Ga. adoptee goes from homelessness to entrepreneur

The Associated Press

ATHENS, Ga. - When reflecting on where she is today, in her fourth-floor downtown suite looking over the city, Quittis Smith-Luna points to two people as making it possible: J.B. and Grace Sims.

Her adopted parents instilled in her what was needed to succeed and, combined with a booming personality, helped lead to her starting staffing agency N.E. Georgia Temporary Services Inc. nearly 30 years ago. She remembers fondly hearing from them, "You always wanted to succeed. You were already smart. We just nurtured that."

But finding success was anything but guaranteed for Smith-Luna. At 5 years old, she was abandoned and homeless on the streets of Atlanta.

"I remember eating out of trash cans and I remember being left in an abandoned house," she said.

She credits the Sims, whom she regards as her parents.

"Parents are not the people that conceived you; parents are the ones who raised you and care about you," Smith-Luna said.

Throughout childhood, Smith-Luna recalls her parents pushing her, starting with the Wall Street Journal every morning. When she complained to her father of reading a newspaper meant for rich people, his answer was simple.

"Rich people don't read the Wall Street Journal; smart people read the Wall Street Journal," she recalls her father telling her. "I had to read the Wall Street Journal every morning to stay focused on what I want to be."

With their support and her drive, she ended up graduating from high school in the 11th grade. When a teenage Smith-Luna broached taking a year off as a reward, her parent's didn't even humor her. It was off to the University of Georgia and the seeds for what would become her career.

Looking for work, she walked into a temporary staffing agency. It was her second year at the university and they kept pushing her into work at one of the poultry farms.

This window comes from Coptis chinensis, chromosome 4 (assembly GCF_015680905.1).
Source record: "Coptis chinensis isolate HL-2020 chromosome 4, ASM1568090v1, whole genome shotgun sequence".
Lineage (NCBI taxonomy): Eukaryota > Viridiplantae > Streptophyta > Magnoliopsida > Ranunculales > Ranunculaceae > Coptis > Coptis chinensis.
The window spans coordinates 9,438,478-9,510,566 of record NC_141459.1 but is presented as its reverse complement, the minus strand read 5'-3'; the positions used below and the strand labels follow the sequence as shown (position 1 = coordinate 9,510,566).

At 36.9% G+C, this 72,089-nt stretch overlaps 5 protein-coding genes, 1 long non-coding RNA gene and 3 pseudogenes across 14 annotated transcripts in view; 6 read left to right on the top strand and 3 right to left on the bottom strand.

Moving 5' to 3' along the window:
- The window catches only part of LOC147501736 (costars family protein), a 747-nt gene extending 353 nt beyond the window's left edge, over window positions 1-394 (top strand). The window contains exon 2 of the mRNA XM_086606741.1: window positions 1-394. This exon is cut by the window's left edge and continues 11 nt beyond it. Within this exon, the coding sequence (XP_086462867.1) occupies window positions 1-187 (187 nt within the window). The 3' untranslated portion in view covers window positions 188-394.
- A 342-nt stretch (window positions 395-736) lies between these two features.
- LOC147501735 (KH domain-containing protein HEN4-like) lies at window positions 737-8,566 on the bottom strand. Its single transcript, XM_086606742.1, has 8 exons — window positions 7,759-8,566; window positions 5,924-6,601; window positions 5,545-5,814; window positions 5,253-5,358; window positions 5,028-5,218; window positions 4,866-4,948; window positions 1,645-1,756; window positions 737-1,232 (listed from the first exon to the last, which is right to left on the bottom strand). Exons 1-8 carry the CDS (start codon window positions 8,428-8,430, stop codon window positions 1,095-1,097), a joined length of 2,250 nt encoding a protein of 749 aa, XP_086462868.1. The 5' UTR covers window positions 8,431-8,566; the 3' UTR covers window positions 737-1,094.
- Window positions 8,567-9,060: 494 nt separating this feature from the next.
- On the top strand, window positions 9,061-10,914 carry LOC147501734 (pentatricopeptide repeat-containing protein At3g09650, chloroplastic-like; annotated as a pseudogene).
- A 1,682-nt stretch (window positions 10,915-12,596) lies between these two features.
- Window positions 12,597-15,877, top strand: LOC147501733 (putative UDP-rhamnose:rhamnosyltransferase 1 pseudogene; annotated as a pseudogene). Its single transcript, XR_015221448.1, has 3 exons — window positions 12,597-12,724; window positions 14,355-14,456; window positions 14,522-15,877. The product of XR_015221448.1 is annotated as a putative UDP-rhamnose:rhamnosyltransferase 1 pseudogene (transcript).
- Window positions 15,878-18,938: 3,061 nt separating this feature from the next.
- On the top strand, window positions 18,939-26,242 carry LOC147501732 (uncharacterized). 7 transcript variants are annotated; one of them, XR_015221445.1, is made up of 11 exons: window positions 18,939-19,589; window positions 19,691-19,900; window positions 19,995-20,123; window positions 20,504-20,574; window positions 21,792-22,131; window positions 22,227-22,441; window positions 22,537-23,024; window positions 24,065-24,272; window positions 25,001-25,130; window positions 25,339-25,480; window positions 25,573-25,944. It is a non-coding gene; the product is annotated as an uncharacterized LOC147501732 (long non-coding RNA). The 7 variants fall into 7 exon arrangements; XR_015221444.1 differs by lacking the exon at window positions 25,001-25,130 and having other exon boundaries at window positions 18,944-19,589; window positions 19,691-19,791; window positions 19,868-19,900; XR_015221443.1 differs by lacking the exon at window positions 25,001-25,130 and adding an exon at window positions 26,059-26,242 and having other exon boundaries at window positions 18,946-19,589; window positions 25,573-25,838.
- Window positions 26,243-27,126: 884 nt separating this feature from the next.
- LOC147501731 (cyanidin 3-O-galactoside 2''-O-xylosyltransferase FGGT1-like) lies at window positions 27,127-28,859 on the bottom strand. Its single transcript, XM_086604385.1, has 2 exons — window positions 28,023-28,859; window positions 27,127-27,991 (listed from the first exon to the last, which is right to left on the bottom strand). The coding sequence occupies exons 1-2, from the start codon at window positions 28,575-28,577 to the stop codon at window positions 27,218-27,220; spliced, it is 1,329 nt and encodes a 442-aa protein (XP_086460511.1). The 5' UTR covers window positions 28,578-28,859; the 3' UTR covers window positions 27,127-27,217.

"I'm thinking, if I'm a college student in my second year, why would you send me to a poultry plant?" she said. "Then it hit me, 'Oh, I'm black'"

This was the 1970s, she said, and a different time.

"At that time, they just weren't going to put a black person like me in an office," she said. "It didn't matter how many degrees I had."

Nonetheless, a few years after graduating with her broadcast degree from UGA, she started her staffing agency in 1983. She said she ignores the question or race, gender, sexuality and so on to the point where she doesn't even bother meeting workers face-to-face until after she's gone through their resumes.

"People care about your brains," she said " ...Let your talent speak for you."

While she has spent almost three decades in business, her daughter is clearly the light of her life now. She's recorded songs, been an extra in a movie and has enough extracurricular acthAties to make one wonder how the teen manages it all.

"My daughter is a straight A student and I am the proudest mom in the world," Smith-Luna said.

And those same lessons that helped Smith-Luna stay in business she hopes to instill in LaQuittis Grace Luna. She tells her daughter stories of homelessness, of being denied good jobs because of the color of her skin and finds a bright-eyed 14-year-old staring back in disbelief.

"She just finds those things hard to believe," Smith-Luna said. "But that's just the way it was."

Even as the world evolves, Smith-Luna takes to heart how she made it to where she is today. "When you know where you came from, and you're determined to succeed, you'll do so," she said.

Information from: Athens Banner-Herald,